“Music is a powerful connector and has the ability to bring people together in the here and now. It can enliven, stimulate and enable people living with dementia to express themselves creatively through musical engagement.” Music for dementia 2020
This post brings together a few of the more recent resources on this topic.
Living well with dementia through music (2020)
This just released book has been inspired by the Music for dementia 2020 campaign and guides the reader through accessible activities with singing, percussion, sounding bowls and other musical tools demonstrating how music may can be used from the early to late stages of dementia.
Music and dementia: from cognition to therapy (2019)
This book outlines the current research and understanding of the use of music for people with dementia, from internationally renowned experts in music therapy, music psychology and clinical neuropsychology.
Available from the library
Music and memory and improved swallowing in dementia (2020)
A report on research data about ways music might improve swallowing in individuals with advanced dementia.
Background: Dysphagia and difficulty with eating affects a significant portion of individuals with advanced dementia. Such problems with oral intake can have serious health consequences including mealtime distress, dehydration and malnutrition, aspiration, reduced quality of life, and
increased mortality risk.
Design: We present the first data indicating that “Music & Memory” interventions improve swallowing in individuals with advanced dementia, thereby making oral feeding easier and potentially diminishing reliance on PEG.
Cohen, D., Post, S. G., Lo, A., Lombardo, R., & Pfeffer, B. (2020). “Music & Memory” and improved swallowing in advanced dementia. Dementia, 19(2), 195–204. https://doi.org/10.1177/1471301218769778
The effect of music on wellbeing – case studies (2020)
Can personalised music lessen the sense of isolation sometimes felt in care homes and
improve wellbeing? Jill Conroy and Sue Faulkner decided to find out.
“…You’re never alone when you have music. It is a great comforter and companion, or, as the poet Robert Browning put it, “who hears music feels his solitude peopled at once”. We decided to test these claims at Fremantle Trust, a medium sized care provider in
Buckinghamshire, Bedfordshire and north London…”
In Journal of Dementia Care 28(1), 32-34
Further online information, resources and support that might be of interest can be found on this newly launched website including;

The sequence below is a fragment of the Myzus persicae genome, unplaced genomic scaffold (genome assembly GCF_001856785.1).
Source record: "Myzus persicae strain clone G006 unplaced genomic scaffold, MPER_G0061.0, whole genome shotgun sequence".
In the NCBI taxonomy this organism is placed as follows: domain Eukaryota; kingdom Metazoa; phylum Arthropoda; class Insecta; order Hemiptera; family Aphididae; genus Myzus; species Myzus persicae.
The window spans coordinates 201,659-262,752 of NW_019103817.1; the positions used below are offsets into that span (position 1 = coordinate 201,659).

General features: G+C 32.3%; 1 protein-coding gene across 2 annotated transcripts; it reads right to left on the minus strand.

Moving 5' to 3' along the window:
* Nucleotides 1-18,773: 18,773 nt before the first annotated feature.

- What types of musical activity could I do?
- Advice for carers
- Advice for people living at home
- Advice for care home professionals
- Advice for musicians and music therapists
- Advice for music volunteers
…and a couple of favourites
Music remembers me : connection and wellbeing in dementia / Kirsty Beilharz (2017)
Music remembers me includes moving stories from music engagement along with practical advice and tips about introducing music into daily care. Author Kirsty Beilharz has woven together fascinating insights into music, our brains and dementia with practical advice on music engagement.
Glen Campbell…I’ll Be Me (2014)
In 2011, music legend Glen Campbell set out on an unprecedented tour across America. He thought it would last 5 weeks; instead it went for 151 spectacular sold out shows over a triumphant year and a half. What made this tour extraordinary was that Glen had recently been diagnosed with Alzheimer’s disease. He was told to hang up his guitar and prepare for the inevitable. Instead, Glen and his wife went public with his diagnosis and announced that he and his family would set out on a ‘Goodbye Tour.’ The film documents this extraordinary journey as he and his family attempt to navigate the wildly unpredictable nature of Glen’s progressing disease using love, laughter and music as their medicine of choice.
DVD: Alive inside: A story of music & memory. A film by Michael Rossato-Bennett (2014)
Alive Inside is a joyous cinematic exploration of music’s capacity to reawaken our souls and uncover the deepest parts of our humanity. Filmmaker Michael Rossato-Bennett chronicles the astonishing experiences of individuals around the country who have been revitalized and awakened by the simple act of listening to the music of their youth.
You can view the trailer for this wonderful film below: